There are three types of delegate in .NET, method, anonymous method and lambda expression. The following code shows how to use delegate by method definition.

using System;

namespace delegates
 public delegate void DoSomething(int times);

    class Program
        static void Main(string[] args)
            //Declare Delegate Variable and Assign Value
            DoSomething @do = DoA;
            //Use + or += to Add Method for Delegate
            @do += DoB;
            //Run Methods of Delegate According to Sequence which We Add Delegate
            //Use - or -= to Remove Delegate
            @do -= DoA;

            @do -= DoB;
            //Delegate Can Be Called after Removing All the Methods as well.

       //Define a Method to Delegate the Same Parameter and Return Value
        static void DoA(int times)
            Console.WriteLine("Do A {0}", times);

        //Define a Method to Delegate the Same Parameter and Return Value
        static void DoB(int times)
            Console.WriteLine("Do B {0}", times);

In the above code, we define variable @do of DoSomething and assign value to it with DoA method directly. Then, use + or += to add another method for the delegate. Also, we can remove methods by using - or -=.

Note: we need to pay attention to run addition and subtraction.

I. Writing Style of Delegate Declaration

Generally speaking, we can use the following writing.

DoSomething @do = DoA;

It is simple writing and just can be used in .NET 2.0 and last versions. In .NET 1.x, we need to write as following:

DoSomething @do = new DoSomething(DoA);

We should assign @do DoA to plus DoB when declaring.

DoSomething @do = DoA + DoB;

But this writing is useless so that we must use writing in .NET 1.x.

DoSomething @do = new DoSomething(DoA) + new DoSomething(DoB);

II. What Will Happen If Subtracting Nonexistent Method in Delegate?

Move to the following code:

DoSomething @do = DoA;
@do -= DoB;

In the first line, I declare @do and assign DoA to it. In the second line, I try to subtract DoB, which doesn't exist in method list, from @do. What will happen? There is no error given and DoA method is run correctly when calling @do. It is observed that programm can be run normally when subtracting one nonexistent method in delegate.

III. What Will Happen If all the Delegates Are Subtracted?

Move to the following code:

DoSomething @do = new DoSomething(DoA) + new DoSomething(DoB);
@do -= DoA;
@do -= DoB;

The code can be complied successfully, but NullReferenceException will appear when running. Therefore, we must be careful when doing subtraction for delegate.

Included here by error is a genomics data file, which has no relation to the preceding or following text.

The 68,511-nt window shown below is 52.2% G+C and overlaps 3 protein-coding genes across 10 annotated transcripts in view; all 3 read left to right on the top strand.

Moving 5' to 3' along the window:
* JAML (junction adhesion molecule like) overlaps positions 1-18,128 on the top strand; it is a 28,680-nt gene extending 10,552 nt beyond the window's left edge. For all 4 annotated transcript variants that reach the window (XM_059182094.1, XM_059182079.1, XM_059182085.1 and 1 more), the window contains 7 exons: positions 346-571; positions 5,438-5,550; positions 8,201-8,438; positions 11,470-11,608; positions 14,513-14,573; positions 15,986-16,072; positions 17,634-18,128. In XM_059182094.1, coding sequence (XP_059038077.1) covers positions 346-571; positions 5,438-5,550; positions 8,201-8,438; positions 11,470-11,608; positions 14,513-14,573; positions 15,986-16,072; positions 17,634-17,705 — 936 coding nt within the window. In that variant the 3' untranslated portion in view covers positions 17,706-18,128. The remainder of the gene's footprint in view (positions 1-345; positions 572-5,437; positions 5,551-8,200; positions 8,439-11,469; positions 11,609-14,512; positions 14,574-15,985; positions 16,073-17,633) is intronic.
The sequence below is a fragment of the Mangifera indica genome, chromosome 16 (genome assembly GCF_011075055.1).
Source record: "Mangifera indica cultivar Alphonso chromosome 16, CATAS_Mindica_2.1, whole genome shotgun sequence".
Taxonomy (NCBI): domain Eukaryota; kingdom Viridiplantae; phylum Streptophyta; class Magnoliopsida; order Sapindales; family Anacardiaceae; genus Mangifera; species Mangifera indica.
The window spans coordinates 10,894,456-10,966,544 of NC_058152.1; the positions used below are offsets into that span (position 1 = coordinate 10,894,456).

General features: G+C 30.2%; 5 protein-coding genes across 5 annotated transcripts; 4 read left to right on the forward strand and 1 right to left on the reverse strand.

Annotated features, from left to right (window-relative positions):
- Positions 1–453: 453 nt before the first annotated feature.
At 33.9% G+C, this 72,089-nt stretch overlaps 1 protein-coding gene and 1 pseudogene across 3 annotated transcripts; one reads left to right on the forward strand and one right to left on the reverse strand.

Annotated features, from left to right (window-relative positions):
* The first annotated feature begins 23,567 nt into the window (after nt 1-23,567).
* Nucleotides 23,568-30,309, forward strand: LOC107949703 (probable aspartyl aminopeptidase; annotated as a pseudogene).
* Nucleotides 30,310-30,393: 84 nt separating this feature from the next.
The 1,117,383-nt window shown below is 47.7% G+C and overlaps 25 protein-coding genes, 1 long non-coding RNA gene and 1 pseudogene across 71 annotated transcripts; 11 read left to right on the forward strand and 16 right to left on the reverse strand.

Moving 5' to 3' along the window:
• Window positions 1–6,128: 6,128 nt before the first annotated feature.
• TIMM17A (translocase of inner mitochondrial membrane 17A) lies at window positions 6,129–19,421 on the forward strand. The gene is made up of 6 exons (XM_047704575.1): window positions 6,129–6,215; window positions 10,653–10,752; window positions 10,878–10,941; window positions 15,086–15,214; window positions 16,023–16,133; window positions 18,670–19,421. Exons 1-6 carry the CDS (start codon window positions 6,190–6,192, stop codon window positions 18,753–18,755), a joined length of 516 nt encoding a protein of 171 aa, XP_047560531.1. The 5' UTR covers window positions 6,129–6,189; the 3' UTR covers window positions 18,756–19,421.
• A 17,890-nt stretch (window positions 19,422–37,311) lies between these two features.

3. Delegate Covariation

Covariation is that method parameter and return value which realize delegate can be transformed implicitly.

public delegate void DoIt(string task);

class Test
    static void Main(string[] args)
        //DoIt Declaration. It Is Valid to Assign Parameter a Looser Method
        DoIt doIt = new DoIt(DoItImpl);

    //Looser than Delegate Defining Parameter. String Can Be Converted to object Implicitly.
    static void DoItImpl(object task)
        Console.WriteLine("DoItImpl {0}",task);

Because delegate string can be converted to DoItUmpl parameter type, object implicitly, so the above code is valid when using.


Original Source:


Recommendation (Component Working on Office for Silverlight and .NET):





Phoenix Park

Phoenix Park, one of the biggest and the most beautiful city party of Europe, is located in Northwest suburb of Dublin. It is established in 1662 and encloses 1750 acres.


In 1662, Phoenix Park is established as Royal Hunting Park, which includes demensne of Kilmainham Priory. After Royal Hispital at Kilmainham, started in 1680, the park was reduced to present size.

The original name of this park is Finniskk (Celtic, means clear water and green grass). Because it pronounce is similar to phoenix in English, so it is called Phoenix Park later.

At first, it is taken as enjoyment place of royal. Then, it is opened to people of Dublin by Lord Chesterfiled in 1745.

Feature Spot

Dublin Zoo

Dublin Zoo is estalished around lake in Phoenix Park. There are more than 700 animals and tropical birds living in it.

Residence of President – Áras an Uachtaráin

Áras an Uachtaráin is built in 1754. It is one white house and there is one bright light in room of the second floor. The light had never turned off from 1990 to light up the road to home for wondering irish.

Wellington Monument

Wellington Monument is established for commemorating Duke of Wellington who defeated Napoleon in Waterloo. It is almost 205 feet high, the highest monument in Europe.

Papal Cross

Papal Cross was built for the visit of Pope John Paul II on Sep. 29, 1979. The write cross is 115 feet high and built iwth steel girders.


As one of the Dublin’s main attractions, Phoenix Park is worth for your visitation.


Wiki: Phoenix Park

Note: All the pictures are from internet.